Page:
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Should You Remove the Dates on Your Blog?

Amber Hadley Posted by Amber Hadley on November 12, 2018

 

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Have you ever researched a big purchase or project and spent hours researching online only to realize that the information is out of date and irrelevant? If you’re like most Americans, you spend a good deal of time researching online before making a major decision. Chances are, you look at blog posts’ publish date to see if the information is relevant. This phenomenon, coupled with the rise of SEO and algorithms, has led to a debate among bloggers about whether or not to post publish dates on blog posts. There seems to be a fairly even split among professional opinions on whether or not you should post dates on blog posts. In most debates, it comes down to two perspectives: the reader's and the content producer's.

SEOs, Relevancy, and Algorithms: Content Producers

One of the biggest arguments for removing blog dates is that the dates seem to hurt your blog’s chances of being seen in searches. The research is hard to ignore. Many recent algorithm changes implemented by major search engines will automatically weed out certain articles that have a date that’s considered too old to be relevant. And while some information is inherently dated, many articles have information that will be timeless to your audience (such as evergreen content), and this content may suffer from having published dates.

Additionally, it seems that every person or industry has a different limit to what they consider a 'relevant' blog post. Some won’t pay attention to an article older than a week. Others will still read articles that are years old. We don’t want our readers to bounce away from our content that may still be relevant to them because of some arbitrary date at the bottom on our post. Even though a post may be older, if it’s well-written and contains relevant information, it may still be helpful to your readers. And you don’t want them to miss out.

Whether it’s personal bias or algorithms, you don’t want your content ruled out before it’s given a chance. Removing dates on your posts can help make sure that your blog post will not only be seen by more people, but also ensure those people don't attach a negative biased to your content.

Transparency: What Readers are Looking for

On the other hand, content that is relevant will ring true for an extended period. It will speak for itself. Many readers will be able to decide whether or not the information contained in your content can outlive its date.

The truth is, information can change. We have no way to predict what new discoveries or research is just around the corner. We may write an article on the technology available in your field at the time, and the next week an advancement is unveiled that renders your article irrelevant. There isn’t anything wrong with your previous article, per se. It’s just that if someone is looking for information on the latest technology, your article is no longer the best source.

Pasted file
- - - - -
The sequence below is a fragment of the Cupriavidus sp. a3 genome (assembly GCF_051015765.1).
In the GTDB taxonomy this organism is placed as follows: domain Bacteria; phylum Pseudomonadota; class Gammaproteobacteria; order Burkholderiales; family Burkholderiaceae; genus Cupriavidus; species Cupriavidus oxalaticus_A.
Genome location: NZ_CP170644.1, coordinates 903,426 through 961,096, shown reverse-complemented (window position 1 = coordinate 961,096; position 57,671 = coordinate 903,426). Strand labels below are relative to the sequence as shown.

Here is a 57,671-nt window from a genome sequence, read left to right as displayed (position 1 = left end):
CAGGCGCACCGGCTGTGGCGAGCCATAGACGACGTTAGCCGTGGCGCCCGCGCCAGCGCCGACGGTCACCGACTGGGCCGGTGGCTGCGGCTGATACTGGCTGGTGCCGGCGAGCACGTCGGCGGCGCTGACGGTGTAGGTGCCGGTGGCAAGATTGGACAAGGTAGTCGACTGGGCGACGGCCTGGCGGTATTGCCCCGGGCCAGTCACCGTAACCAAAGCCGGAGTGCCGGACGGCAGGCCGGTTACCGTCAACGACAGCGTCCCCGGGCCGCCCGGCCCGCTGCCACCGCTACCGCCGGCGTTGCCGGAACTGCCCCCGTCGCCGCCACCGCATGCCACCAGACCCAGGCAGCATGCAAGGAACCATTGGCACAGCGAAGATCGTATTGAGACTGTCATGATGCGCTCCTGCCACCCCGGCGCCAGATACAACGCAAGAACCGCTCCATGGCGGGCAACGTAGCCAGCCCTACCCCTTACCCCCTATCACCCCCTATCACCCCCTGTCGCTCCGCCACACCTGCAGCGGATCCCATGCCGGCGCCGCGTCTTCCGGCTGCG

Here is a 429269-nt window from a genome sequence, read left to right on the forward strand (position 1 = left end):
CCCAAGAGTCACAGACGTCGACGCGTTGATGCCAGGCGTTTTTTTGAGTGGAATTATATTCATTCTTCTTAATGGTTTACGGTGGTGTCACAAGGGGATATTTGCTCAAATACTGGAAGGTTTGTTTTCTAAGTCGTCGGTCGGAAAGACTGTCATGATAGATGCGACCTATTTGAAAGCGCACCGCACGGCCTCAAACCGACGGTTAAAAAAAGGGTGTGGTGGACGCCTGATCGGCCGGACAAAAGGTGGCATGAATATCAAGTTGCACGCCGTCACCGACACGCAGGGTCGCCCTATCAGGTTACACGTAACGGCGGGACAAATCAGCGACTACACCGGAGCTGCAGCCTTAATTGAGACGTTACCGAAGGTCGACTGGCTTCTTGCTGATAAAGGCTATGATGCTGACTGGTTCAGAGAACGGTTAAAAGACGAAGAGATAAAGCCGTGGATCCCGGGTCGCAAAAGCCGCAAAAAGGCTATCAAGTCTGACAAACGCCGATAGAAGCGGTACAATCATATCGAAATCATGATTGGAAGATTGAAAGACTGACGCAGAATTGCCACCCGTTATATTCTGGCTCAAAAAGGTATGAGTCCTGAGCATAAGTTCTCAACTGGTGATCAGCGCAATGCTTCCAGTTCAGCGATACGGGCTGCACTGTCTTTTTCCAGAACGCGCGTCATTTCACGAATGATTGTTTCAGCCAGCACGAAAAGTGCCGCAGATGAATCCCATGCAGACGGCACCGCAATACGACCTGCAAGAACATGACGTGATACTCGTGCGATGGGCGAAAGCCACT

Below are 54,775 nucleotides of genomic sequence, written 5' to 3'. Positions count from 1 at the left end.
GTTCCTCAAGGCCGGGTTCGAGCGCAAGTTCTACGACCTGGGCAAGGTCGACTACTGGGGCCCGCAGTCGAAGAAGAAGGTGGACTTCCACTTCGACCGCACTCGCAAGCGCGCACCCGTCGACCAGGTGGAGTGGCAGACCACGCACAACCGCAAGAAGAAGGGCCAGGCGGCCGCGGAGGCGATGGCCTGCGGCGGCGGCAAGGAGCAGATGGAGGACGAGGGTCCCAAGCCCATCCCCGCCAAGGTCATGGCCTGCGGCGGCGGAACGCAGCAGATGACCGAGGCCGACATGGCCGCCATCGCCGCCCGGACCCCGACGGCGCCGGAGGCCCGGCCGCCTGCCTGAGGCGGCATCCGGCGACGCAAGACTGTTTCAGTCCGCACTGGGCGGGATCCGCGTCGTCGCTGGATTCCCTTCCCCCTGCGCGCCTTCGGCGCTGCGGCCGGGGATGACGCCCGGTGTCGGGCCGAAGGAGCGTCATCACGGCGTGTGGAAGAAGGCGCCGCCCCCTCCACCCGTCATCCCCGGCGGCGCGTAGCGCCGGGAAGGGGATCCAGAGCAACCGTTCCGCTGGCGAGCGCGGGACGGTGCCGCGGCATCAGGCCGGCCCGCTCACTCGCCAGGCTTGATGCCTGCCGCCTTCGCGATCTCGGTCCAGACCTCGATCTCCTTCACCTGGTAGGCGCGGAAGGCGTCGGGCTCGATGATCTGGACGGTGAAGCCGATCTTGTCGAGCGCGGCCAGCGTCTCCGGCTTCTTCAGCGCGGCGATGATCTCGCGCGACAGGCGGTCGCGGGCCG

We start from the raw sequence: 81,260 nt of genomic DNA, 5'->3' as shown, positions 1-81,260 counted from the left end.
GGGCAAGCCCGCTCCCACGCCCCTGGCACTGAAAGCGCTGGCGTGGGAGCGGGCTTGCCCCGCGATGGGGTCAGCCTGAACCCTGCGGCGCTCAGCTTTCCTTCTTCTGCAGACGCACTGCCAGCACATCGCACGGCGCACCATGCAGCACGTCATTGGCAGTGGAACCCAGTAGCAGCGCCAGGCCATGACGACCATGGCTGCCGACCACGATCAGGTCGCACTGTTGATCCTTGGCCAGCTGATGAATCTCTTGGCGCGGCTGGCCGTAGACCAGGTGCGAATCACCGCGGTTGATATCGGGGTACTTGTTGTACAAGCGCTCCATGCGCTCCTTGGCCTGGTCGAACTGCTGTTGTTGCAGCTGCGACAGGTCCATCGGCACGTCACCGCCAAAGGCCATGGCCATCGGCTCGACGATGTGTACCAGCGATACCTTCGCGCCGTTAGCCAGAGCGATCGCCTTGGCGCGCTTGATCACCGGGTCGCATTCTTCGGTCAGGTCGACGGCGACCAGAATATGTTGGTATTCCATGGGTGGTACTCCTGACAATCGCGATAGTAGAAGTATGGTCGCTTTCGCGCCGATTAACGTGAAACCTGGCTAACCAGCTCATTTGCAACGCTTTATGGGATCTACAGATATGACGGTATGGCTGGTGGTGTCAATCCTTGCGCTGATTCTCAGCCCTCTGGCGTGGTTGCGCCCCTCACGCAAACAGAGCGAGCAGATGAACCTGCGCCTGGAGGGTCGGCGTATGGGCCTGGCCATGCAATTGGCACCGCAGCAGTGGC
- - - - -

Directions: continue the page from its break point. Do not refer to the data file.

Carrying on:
If you don’t have dates on your articles, then whoever is reading your content may not know that the information is no longer salient. When you provide dates on your content, you’re expressing trust to your audience. You’re helping strengthen your relationship with your readers and showing them that you trust that they can use reasoning and context clues to know whether or not your article will be relevant to their interests. And content that is well researched and well written will hold up through time - barring any new developments.

The Power of Trusting Your Readers

Is there a way to balance the two perspectives? Is there a way you can be cognizant of SEOs and make sure that your posts aren’t weeded out by tough algorithms and still have transparency with your readers - and trust them to decide which articles are relevant to them?

An answer that many have come up with is pretty simple. You can use both posted dates and updated dates. Many find that putting dates will ultimately help build trust with their readers. For content that is popular and frequently re-shared, they’ll use a date for when the article was updated. This shows that you’re frequently updating and checking on your content to ensure it’s salient, and establish yourself as an authority in your field.

Having an updated time stamp in addition to a published date will help ensure that your content will still be seen in major search engine results - and you will be trusted by your readers. Your relevant content will still be seen and won’t be weeded out by arbitrary metrics.

Updating dates can alleviate some of the common drawbacks to using time stamps, such as increasing how often your posts show up in algorithms and increasing audience trust. Yet, it’s not a complete workaround. Not including dates can still increase how often it shows up in searches and can reduce reader bias. The true test for whether or not to use dates on your blog, is to test it out with your particular audience, weigh your options, and decide what is best for you and your brand.

Topics: Inbound Marketing

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